Just finding a bathroom in a Caterpillar facility can be a challenge. My advice: Don’t wait till you really have to go. At Cat’s Industrial Design Center in Mossville, Ill., around 2,000 people (scientists, engineers, technologists and experimental mechanics) work in seven buildings across 1.4 million sq ft on a campus that runs 24 hours a day, seven days a week, 365 days a year. Its great halls are as wide as streets, which maze through massive cubicle farms, conference rooms, research centers, food facilities and the occasional lavatory. Caterpillar is the biggest maker of earth moving equipment in the world, and you get a real feel for that getting lost in Mossville’s Industrial Design Center.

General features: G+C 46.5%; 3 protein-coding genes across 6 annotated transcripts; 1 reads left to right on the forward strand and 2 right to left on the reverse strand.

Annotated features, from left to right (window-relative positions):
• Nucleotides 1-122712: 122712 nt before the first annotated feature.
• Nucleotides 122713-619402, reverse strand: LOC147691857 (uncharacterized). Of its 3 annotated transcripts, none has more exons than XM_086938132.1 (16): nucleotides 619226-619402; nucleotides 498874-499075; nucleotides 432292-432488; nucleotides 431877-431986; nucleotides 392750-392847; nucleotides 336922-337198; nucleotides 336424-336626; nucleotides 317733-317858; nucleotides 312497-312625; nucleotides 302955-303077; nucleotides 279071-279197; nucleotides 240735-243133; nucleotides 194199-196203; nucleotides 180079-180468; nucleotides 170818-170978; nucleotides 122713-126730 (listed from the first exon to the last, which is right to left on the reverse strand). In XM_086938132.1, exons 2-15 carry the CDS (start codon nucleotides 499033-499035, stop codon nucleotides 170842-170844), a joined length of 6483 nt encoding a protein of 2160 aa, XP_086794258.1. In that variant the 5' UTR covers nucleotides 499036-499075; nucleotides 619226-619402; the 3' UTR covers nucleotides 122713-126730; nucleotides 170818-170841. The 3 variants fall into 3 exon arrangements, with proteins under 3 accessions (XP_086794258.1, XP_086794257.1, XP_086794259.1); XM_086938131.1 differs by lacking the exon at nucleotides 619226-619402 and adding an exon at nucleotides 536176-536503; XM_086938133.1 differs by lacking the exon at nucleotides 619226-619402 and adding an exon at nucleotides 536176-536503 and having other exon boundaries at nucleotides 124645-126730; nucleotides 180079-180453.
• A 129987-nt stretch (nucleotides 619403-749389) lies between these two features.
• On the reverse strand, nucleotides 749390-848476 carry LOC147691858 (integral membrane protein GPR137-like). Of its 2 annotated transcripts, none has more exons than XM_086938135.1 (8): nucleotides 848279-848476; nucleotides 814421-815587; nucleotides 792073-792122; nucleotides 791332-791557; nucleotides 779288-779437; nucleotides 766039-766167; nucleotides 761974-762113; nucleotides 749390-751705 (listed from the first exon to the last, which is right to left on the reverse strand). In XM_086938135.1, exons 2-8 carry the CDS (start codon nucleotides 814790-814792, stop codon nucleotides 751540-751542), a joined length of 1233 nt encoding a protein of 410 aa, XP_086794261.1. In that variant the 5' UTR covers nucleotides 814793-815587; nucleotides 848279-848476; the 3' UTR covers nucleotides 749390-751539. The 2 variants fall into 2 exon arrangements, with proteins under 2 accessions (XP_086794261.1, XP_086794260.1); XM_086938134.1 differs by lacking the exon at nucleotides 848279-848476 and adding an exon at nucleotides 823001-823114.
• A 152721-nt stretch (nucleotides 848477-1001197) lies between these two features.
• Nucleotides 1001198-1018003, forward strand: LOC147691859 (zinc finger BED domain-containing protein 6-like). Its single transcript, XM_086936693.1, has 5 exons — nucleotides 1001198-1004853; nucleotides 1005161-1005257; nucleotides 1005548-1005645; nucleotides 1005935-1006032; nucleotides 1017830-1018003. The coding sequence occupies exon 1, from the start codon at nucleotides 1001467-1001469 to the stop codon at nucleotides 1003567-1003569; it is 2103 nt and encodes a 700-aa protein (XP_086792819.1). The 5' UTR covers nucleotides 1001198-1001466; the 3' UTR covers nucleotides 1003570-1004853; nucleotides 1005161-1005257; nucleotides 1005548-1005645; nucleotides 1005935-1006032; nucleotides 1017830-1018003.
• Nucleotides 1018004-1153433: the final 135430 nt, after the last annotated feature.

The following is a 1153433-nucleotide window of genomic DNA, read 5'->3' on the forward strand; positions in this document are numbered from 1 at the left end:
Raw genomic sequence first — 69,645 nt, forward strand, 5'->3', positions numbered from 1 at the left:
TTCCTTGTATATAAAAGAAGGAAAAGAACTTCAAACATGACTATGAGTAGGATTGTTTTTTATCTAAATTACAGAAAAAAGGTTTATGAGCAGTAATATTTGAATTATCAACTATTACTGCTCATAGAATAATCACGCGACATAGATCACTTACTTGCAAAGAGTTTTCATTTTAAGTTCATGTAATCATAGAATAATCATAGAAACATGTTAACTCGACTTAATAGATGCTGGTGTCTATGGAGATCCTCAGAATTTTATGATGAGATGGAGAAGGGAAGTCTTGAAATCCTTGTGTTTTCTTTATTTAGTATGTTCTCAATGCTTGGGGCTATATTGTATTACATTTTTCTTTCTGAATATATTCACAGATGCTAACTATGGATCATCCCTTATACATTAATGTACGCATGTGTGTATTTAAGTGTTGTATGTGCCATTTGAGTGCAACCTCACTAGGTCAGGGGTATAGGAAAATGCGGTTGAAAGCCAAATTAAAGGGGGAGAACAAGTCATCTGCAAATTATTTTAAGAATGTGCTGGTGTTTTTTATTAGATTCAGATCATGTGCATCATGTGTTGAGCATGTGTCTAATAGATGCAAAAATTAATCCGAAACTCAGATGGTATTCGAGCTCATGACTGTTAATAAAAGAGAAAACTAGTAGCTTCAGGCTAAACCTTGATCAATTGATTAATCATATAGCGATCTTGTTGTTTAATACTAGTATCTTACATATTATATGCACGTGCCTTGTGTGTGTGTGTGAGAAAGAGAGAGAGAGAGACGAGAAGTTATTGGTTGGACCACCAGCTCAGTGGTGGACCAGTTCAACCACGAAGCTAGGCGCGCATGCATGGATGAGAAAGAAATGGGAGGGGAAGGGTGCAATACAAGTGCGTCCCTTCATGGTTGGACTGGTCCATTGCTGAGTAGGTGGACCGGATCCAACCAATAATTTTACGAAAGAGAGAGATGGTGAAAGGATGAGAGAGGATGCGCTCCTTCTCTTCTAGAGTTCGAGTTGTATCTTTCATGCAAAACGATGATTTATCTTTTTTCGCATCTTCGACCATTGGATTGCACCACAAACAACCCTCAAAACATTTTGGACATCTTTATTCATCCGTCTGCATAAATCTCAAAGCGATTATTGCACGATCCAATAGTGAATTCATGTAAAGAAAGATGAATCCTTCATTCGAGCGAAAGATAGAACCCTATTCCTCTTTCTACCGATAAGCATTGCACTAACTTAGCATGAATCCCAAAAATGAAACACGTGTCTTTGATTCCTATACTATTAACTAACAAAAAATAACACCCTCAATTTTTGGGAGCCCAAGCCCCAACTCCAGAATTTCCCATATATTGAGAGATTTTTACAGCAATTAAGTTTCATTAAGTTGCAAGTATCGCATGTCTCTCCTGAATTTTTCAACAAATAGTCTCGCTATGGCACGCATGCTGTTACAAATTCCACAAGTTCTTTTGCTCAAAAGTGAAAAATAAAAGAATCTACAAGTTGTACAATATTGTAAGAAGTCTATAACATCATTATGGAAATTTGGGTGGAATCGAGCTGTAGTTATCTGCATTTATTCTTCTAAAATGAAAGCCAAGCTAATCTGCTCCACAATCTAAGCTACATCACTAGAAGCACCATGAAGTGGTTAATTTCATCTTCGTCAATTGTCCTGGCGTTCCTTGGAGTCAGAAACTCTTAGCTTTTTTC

I also got a feeling for how large and innovative the design team was at an October international press event, where Caterpillar released everything from a hybrid excavator to its Tier 4 Final engine strategy (along with a newly opened museum to boot).
“Caterpillar spends $8 million a day on research and development,” explained Tana Utley, chief technology officer and vice president at Caterpillar Inc. “We have over 10,000 engineers and technologists all together. We do that in a very purposeful way — focused on two things. One is our journey to near zero emissions, which we are ready to declare victory on today, and the other is value for the customer. There’s going to be a little teaching today because this is the first time we’ve really unveiled our technology strategy to the press.”